This product has 1 review
Added a product review for Shimano Saint Hydraulic Disc Brake 7/25/2012 9:38 PM
The Good: 1)Reliability 2)Power/Modulation 3)Easy to Bleed 4)Lack of brake fade
The Bad: 1)The metallic replacement brake pads tend to squeal like a pig.
1)I've been using the same set of Saint brakes since June of 2009 and only a month ago did I have to bleed the brakes. I probably ride roughly 30-35 bike park days per year and shuttle at least once per week. I've never experienced another brake that I've never had an issue with. Just replace the pads as you ware them down and you are good to go. If you do run into issues, I've found there is usually a Shimano tech at most West Coast races and they will not hesitate to get you sorted out. SRAM may lead in the warranty replacement department, but that doesn't help you if they aren't at the race.
2)The Saint brakes are the most powerful brake I've ridden. There is no fade as you go down the hill. OK, maybe there is a little, but compared to other brakes(Avid Code, Elixr, older Hayes offerings, etc) there isn't any fade. Most of the trails I ride are 15+ minutes of DH, so this makes a big difference to me. The power allows you to easily and consistently one finger brake which reduces arm pump and stress on the rider. I also can lock the brake out when I want to or just slow down without skidding. It's like the jack of all trades.
3)These brakes are extremely easy to bleed. If you can't figure it out, you have no business owning a mountain bike. All you do is put new mineral oil in at the top and old fluid flows out at the caliper. There is no fancy bleed kit or special tools necessary. It's just plain easy.
1)As said above, the metallic replacement brake pads from Shimano tend to squeal like a pig. I've fixed this by using the organic pads. A con of the organic pads is that they deliver a bit less braking power according to forum nerds and ware out a bit faster than their metallic counterparts.
2)This isn't really a negative, but the rear brake cable is very long. If you are lazy like me and never cut your brake cables people will look at you funny.
In summary, these brakes have made me a Shimano fan boy for life. The Saints are everything one could possibly want in a brake and more. 5/5 stars
This product has 6 reviews
Added a new video Whister Flowy Trails 7/15/2012 10:24 PM
I ate it hard the first day of the trip and screwed up my foot bad. Even though I was limping around the village I managed to ride. This is footage from the last two days that I could kind of ride. Wish I could stay forever....
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Added a product review for Fox Racing Shox 40 FIT RC2 Fork 7/15/2012 9:59 PM
The Good: 1)Stiffness 2)Highly Adjustable 3)Reliability 4)Race Support
The Bad: 1)Spring rattle 2)You will cry when you scratch your Kashima coated stanchion.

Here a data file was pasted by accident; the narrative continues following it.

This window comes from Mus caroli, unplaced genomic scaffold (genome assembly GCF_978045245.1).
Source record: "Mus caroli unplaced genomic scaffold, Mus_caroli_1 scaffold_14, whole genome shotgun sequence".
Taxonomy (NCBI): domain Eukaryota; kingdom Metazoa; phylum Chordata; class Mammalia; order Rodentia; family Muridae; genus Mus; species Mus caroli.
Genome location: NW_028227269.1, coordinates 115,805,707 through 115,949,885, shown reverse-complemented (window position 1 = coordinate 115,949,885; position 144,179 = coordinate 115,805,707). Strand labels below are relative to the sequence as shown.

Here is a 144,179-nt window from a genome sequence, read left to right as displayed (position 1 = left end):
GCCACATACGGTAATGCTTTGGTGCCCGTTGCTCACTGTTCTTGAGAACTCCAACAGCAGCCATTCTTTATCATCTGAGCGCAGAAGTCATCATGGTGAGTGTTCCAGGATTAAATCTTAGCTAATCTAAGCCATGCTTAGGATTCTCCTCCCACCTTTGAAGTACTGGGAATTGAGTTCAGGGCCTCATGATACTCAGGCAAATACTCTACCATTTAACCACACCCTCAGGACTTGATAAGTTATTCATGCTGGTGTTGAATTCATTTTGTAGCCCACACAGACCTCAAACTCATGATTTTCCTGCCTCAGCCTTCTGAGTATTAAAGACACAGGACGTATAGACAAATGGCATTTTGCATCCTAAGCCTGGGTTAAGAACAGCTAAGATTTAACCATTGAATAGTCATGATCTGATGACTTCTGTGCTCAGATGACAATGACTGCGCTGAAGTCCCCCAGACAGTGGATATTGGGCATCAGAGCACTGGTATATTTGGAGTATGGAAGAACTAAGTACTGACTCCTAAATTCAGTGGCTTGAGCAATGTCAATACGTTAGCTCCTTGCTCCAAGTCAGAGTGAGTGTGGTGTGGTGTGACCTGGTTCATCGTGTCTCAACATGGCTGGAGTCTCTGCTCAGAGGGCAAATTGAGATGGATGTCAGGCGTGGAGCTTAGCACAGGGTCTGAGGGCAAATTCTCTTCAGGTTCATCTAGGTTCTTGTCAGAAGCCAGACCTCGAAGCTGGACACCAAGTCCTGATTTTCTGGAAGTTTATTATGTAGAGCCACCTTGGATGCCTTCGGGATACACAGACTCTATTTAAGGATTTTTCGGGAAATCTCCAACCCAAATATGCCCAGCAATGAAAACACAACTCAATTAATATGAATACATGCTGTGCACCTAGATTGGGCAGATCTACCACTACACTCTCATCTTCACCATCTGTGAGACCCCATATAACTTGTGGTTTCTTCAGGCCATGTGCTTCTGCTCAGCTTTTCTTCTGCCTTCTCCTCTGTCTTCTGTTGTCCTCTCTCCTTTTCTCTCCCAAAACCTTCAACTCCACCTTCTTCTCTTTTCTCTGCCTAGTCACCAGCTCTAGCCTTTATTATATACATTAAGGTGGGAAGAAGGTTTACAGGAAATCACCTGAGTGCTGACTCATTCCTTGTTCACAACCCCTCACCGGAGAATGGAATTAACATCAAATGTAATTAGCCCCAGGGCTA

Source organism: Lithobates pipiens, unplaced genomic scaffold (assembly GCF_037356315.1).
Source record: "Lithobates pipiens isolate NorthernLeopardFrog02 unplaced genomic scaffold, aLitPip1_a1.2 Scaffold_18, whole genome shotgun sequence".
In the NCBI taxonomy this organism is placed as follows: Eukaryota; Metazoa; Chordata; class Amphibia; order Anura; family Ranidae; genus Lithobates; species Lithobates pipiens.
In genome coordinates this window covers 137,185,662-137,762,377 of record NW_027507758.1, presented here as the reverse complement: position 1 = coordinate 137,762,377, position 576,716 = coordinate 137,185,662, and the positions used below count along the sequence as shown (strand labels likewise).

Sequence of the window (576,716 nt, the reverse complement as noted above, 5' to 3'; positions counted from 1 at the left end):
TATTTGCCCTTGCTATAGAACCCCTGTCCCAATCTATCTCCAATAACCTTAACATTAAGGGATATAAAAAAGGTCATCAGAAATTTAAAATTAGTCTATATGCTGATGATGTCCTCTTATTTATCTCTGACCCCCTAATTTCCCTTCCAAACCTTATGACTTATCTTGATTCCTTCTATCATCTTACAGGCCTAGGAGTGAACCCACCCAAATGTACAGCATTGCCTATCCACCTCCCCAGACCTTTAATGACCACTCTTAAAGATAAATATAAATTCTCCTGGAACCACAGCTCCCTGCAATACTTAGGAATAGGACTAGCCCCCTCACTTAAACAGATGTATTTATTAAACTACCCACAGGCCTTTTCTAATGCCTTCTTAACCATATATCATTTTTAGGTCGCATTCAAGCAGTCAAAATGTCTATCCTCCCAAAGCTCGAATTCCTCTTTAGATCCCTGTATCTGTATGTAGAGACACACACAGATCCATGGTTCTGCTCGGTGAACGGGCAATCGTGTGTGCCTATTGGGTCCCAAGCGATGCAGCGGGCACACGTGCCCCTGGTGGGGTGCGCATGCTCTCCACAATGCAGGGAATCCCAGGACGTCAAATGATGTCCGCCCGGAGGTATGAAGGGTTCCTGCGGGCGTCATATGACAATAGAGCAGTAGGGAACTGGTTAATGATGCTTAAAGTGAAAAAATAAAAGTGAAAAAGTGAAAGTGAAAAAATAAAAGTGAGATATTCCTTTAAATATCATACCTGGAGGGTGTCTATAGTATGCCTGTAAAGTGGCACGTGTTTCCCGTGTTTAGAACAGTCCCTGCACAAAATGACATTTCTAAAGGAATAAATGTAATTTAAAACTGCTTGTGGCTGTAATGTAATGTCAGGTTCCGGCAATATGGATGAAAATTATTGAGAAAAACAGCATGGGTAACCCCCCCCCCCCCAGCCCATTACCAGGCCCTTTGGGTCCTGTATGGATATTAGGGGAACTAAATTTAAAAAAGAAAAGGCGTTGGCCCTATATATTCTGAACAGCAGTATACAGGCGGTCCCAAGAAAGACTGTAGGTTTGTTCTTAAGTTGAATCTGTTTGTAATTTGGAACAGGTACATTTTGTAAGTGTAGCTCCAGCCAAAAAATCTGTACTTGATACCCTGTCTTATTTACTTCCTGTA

1)The 40 is the stiffest of the DH forks available. This can be an advantage or disadvantage depending on your weight, riding style, etc. Personally, I find this as an advantage. You can throw this fork where you want it in rocks. There is no noticeable flex. The fork does not wallow from side to side thru "gnar rox" like a Boxxer does. The stiffness can create a disadvantage in corners where you would want a little bit of flex to stop the front wheel from sliding out, but I don't notice it. I have heard some of my friends comment on this, however.
2)The 40 is extremely adjustable. I think a lot of people that rate this fork poorly have no idea how to set up a fork. Start at close to full open and go in from there until you find your happy place. Also, I highly recommend throwing on a pair of SKF seals. These made a huge difference in the suppleness of the fork on my 2011 40. Although it is not the most supple fork on the market, it should be smooth enough to please anyone.
3)I've found the 40 to be a very reliable fork. After 25+ days of Northstar, riding thru the winter, and the start of this bike park season, I have yet to blow a seal, damper, etc. I change the oil every 20 or so rides and that seems to keep the fork working well. It is also relatively easy to work on. There are no stupid pins/clips holding adjusters on the lowers that you need to pry off in order to change the fork oil(aka boxxer). It is no 888, but when compared to a Boxxer this fork is like a marathon runner instead of the slow fat kid trying to run a quarter mile(reliability wise).
4)Fox has amazing customer service at races. Want your fork rebuilt? Want 2012 dampers in your 2008 40? Go talk to them. You'll be amazed at what they will help you with.
1)Spring rattle. On every 40 I've ridden the spring rattles around. The easy fix is to throw a second elastic spring cover thingy on your fork spring.
2)I fell off a cliff at Whistler and put a dent in my left upper stanchion. I cried inside when I had to sell out 250 bucks for a new stanchion to preserve my Whistler trip. That's all I can come up with for negatives.
Overall, I give it 4.5 stars. Just because of the spring rattle issue.
This product has 6 reviews